“It is good to have an end to journey toward; but it is the journey that matters, in the end.”
In 2017, I signed up for a 10K race as one of my resolutions to do something challenging. This would be my first race, and I was pretty stoked.
Weeks to the race, I received all race items, and I happily stuck them in a drawer to get to later. However, this never happened until I looked out my window one fine morning to see roadblocks being installed.
“Oh, the race is today”, I said. I had forgotten entirely.
Desperate to not postpone my goal for a later time, I had some eggs and coffee and walked hurriedly to the race venue. I got to the site five minutes to the race and quickly rushed to the start line where hundreds had gathered. There, my lessons begin:
Preparation is Key
On hindsight, starting a 10K for someone with no racing experience and no due diligence done was my worst mistake. Although I had started jogging previously about thrice a week, these distances were nowhere close to my 10K goal.
I soon found out that eggs are not the best to have for a long race as my energy stores were quickly depleted. Observing other racers, I brought nothing to help me on my journey: no playlist, no water, no electrolytes. Around the 5K mark, I was fatigued with nothing for support.
Lesson 1: Setting goals is fine, but finding information on how to execute your goals is more useful. Information from people who have already achieved what you seek can often be invaluable.
Run Your Race
In life, there is a tendency always to compare, but this can be demotivating if you do not consider your circumstances and starting point. During the race, many racers bypassed me, causing me to question my ability and pace. The more I diverted attention to why I was falling back, the more discouraged I became. I failed to see that this was my first time and entering this race was progress enough.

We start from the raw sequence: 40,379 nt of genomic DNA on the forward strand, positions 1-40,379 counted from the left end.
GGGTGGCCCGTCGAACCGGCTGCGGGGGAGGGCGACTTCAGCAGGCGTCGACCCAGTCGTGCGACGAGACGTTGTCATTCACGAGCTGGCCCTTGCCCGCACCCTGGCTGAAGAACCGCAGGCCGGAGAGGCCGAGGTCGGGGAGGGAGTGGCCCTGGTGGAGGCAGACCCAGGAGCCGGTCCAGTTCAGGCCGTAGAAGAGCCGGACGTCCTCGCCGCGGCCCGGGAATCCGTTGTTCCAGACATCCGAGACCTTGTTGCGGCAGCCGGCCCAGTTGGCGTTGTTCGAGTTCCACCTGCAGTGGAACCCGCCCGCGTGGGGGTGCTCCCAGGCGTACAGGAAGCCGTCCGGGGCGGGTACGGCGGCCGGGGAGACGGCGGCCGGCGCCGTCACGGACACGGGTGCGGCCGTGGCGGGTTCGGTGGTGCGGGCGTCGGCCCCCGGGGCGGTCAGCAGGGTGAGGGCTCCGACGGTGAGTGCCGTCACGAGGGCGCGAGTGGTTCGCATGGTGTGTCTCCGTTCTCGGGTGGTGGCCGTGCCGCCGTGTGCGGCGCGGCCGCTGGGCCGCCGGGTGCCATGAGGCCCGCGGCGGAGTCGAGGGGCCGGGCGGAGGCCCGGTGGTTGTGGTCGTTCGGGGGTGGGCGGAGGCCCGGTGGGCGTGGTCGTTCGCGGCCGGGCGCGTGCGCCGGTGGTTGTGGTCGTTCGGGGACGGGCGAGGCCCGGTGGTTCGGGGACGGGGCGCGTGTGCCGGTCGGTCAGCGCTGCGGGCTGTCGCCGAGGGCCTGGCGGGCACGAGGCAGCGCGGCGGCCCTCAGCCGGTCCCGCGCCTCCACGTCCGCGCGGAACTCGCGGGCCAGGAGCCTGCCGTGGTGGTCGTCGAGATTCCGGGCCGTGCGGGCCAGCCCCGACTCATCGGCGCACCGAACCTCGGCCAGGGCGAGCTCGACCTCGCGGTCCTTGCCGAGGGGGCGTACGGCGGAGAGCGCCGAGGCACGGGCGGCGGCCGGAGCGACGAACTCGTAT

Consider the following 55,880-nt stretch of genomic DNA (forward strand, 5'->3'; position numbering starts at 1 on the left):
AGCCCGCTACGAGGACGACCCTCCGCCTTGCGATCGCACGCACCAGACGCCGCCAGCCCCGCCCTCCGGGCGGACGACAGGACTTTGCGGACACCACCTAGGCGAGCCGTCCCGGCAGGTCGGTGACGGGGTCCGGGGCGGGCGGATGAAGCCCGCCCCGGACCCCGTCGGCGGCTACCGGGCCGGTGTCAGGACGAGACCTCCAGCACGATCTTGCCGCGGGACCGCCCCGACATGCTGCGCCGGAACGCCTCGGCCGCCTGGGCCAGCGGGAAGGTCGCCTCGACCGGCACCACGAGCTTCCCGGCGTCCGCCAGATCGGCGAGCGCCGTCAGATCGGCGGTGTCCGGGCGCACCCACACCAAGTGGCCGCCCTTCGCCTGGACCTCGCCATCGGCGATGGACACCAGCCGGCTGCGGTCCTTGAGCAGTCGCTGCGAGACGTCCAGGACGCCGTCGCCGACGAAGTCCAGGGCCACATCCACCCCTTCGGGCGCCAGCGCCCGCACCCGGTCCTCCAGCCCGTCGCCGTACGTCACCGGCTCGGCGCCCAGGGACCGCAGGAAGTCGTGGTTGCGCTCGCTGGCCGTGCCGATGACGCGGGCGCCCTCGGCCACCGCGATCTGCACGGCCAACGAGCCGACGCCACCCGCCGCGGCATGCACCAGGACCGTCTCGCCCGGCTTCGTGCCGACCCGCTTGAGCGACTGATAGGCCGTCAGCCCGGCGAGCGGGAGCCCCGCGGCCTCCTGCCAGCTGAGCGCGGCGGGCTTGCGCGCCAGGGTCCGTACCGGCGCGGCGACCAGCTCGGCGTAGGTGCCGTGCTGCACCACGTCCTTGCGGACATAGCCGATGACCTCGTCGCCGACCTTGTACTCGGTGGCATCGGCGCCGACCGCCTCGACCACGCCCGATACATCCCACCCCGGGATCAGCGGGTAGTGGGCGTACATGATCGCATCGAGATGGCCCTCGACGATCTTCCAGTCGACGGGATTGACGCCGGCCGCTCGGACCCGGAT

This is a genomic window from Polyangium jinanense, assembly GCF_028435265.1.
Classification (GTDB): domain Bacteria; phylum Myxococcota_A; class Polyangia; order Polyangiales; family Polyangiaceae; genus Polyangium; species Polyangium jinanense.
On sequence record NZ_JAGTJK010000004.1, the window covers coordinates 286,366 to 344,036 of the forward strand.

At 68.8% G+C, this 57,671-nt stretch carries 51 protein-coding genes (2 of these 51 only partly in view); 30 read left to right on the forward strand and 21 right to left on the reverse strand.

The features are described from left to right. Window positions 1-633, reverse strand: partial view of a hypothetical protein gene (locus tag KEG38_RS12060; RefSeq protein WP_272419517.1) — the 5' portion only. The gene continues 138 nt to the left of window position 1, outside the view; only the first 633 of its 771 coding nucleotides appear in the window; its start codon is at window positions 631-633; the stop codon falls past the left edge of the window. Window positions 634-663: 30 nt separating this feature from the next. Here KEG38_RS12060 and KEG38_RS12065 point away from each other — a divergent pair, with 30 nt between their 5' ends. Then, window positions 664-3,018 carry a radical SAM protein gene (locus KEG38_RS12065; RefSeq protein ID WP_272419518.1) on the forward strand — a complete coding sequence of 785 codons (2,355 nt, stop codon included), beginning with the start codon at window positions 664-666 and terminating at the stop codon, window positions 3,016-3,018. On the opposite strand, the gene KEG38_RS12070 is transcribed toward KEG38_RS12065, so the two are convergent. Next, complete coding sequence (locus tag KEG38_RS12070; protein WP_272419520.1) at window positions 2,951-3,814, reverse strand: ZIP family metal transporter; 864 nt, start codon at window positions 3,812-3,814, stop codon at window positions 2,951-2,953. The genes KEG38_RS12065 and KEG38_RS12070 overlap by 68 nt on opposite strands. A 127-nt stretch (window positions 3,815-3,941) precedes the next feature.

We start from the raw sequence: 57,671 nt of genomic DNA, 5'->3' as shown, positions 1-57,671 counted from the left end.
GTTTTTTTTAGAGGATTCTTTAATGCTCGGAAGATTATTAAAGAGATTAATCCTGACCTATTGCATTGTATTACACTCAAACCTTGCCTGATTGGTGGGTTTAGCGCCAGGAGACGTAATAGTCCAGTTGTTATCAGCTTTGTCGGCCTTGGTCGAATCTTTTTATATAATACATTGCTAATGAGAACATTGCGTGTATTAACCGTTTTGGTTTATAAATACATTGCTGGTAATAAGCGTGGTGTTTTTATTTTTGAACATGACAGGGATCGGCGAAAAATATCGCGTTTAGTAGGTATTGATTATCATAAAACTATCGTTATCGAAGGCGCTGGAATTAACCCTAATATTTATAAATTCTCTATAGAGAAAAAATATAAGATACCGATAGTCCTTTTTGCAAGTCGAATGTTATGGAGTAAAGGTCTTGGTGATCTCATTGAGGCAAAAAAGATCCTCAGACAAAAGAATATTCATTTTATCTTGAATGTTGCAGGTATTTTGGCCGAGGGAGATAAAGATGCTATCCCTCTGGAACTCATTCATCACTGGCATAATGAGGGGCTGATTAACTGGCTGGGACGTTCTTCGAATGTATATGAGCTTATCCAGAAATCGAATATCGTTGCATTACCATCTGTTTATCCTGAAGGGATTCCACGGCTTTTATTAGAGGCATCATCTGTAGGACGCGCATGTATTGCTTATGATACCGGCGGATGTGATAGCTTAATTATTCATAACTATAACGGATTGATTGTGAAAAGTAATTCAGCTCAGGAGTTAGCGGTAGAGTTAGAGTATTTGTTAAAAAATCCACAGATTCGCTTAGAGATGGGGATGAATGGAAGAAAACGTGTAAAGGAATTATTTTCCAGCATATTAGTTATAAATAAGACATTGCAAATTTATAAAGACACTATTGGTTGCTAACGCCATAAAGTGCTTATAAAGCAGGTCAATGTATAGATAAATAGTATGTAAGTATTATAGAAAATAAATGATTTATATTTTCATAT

Lesson 2: People have different backgrounds and starting points. It is pointless and futile to compare yourself to others, especially when the benchmarks can vary significantly for one individual to the next.
Accept help when you are struggling
Around the 6K mark, my breathing got out of control, and my legs were giving way. I stopped and lay on a nearby grass to avoid passing out completely. I remember feeling shame as other racers and spectators wondered what was going on. I felt like a failure at that moment.
Quitting the race at that point was more humiliating, and there was nowhere to go; my bag and keys were kilometers away at the race start line.
Some bystanders offered me some snacks and electrolytes, but I refused because I was too busy beating myself over my underperformance and shame.
Lesson 3: Accept help when you are struggling. Others often mean well and have the resources to help you get back up.
Keep Track of Your Progress with Milestones
Having refused help and lying at the roadside, I lift my eyes and see that the 7K milestone is just a few yards away. Knowing I had already run almost 70% of the race gave me the motivation to finish the other 3K. If that milestone were not available, I would have quit as I had no indication of how close or far I was from the finish line.
Lesson 4: Have a realistic way to track your progress. It can be the difference between you being successful or otherwise.
Reflect and Learn
I get to write this piece because I decided to reflect on my experience and learn from it. I am now a better runner than when I ran that race. I have a better knowledge of what foods to eat before a race, apps to help me prep for my race, what I can do during my run to make it more fun.
Lesson 5: Reflection is critical for learning and empowerment
In summary, do set goals. But more importantly, put in the processes and systems to ensure you have a better chance of reaching them. A happy new year and best of luck!